By: Margot Zaher, certified Enneagram coach
When faced with the pain and grief of divorce, we may get caught up in unhealthy patterns and thoughts that hinder our ability to process out the grief and heal our hearts.
Not everyone responds the same when hit with the challenge of divorce. There are nine pitfalls you can fall prey to that correspond to the nine different types of the Enneagram, a personality typing system that depicts nine patterns of how people interact with the world and manage their emotional bodies.
While you may relate to more than one of the following pitfalls of divorce, one of these responses is most likely your predominant mindset trap, the one that if uncovered will help you heal and move through the pain and grief of divorce so that you can start rebuilding a healthy new life for yourself.
Type 1: “How Dare You?”
When divorce hits, type 1s can get caught in the pitfall of figuring out who is right and who is wrong. They can squabble over little things, fighting to make things fair and get what they deserve. They can get resentful of their ex and how they may be out of integrity and getting more than their fair share out of the divorce. “How dare you act this way and take more than you deserve” can be the refrain of type one.
Type 2: “After All I’ve Done for You.”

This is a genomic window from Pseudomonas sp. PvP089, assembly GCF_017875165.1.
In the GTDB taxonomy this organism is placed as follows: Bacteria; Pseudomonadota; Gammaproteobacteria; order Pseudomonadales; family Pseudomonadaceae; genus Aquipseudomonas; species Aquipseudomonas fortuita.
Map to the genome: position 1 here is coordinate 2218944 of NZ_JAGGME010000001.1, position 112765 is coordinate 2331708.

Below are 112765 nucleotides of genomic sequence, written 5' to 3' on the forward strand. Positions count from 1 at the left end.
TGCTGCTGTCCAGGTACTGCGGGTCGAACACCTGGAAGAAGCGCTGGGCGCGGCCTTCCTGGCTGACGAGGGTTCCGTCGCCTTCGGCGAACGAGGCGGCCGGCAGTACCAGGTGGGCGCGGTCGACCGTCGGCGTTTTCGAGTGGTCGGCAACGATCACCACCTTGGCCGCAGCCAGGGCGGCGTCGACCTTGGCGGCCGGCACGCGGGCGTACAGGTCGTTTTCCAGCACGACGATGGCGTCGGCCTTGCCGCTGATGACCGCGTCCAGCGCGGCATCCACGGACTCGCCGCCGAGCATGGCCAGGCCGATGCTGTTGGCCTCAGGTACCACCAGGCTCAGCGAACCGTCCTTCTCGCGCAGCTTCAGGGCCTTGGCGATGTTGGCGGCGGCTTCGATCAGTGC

Type 2 can get stuck in feeling that they have spent a lifetime sacrificing their happiness for the happiness of their ex only to end up getting a divorce. They may feel that their ex owes them for all they gave up trying to please him or her in the past. This builds resentment at their ex for not recognizing and validating them and their self-sacrifice.
Type 3: “All You Need is Work.”
For type 3, work can become their solace when hit with divorce. Instead of facing the pain and grief of the ending of their marriage, they may put all their energy into achieving success at their career and pretending that there is really no problem. Since they want to avoid looking like a failure in the eyes of others, they may minimize the divorce, keeping it a secret from all but their very closest friends.
Type 4: “I’m nothing without you.”
Type 4’s pitfall is getting lost in intense grief and feeling that they no longer matter or exist without their partner. When the fantasy of their ideal marriage is stripped away because of divorce, they can become melodramatic and feel that nothing matters if love has failed them. They may have entered into the marriage believing that their partner’s love would save them from the pain of existence, and thus when it ends, they may hate their partner for not living up to their fantasies, and sabotage whatever goodness is left in their lives.
Type 5: “Let’s stick to the facts.”
Type 5 may fall prey to wanting to figure out what went wrong and how it went wrong. They may dive deep into the facts and dissect things on an intellectual level. Sticking only with the facts is a strategy they use to avoid feeling the pain and emotional upheaval of the dissolution of their marriage. They feel safer dwelling in their mind versus probing the abysses of their heart and diving deep into the feelings that might reside there.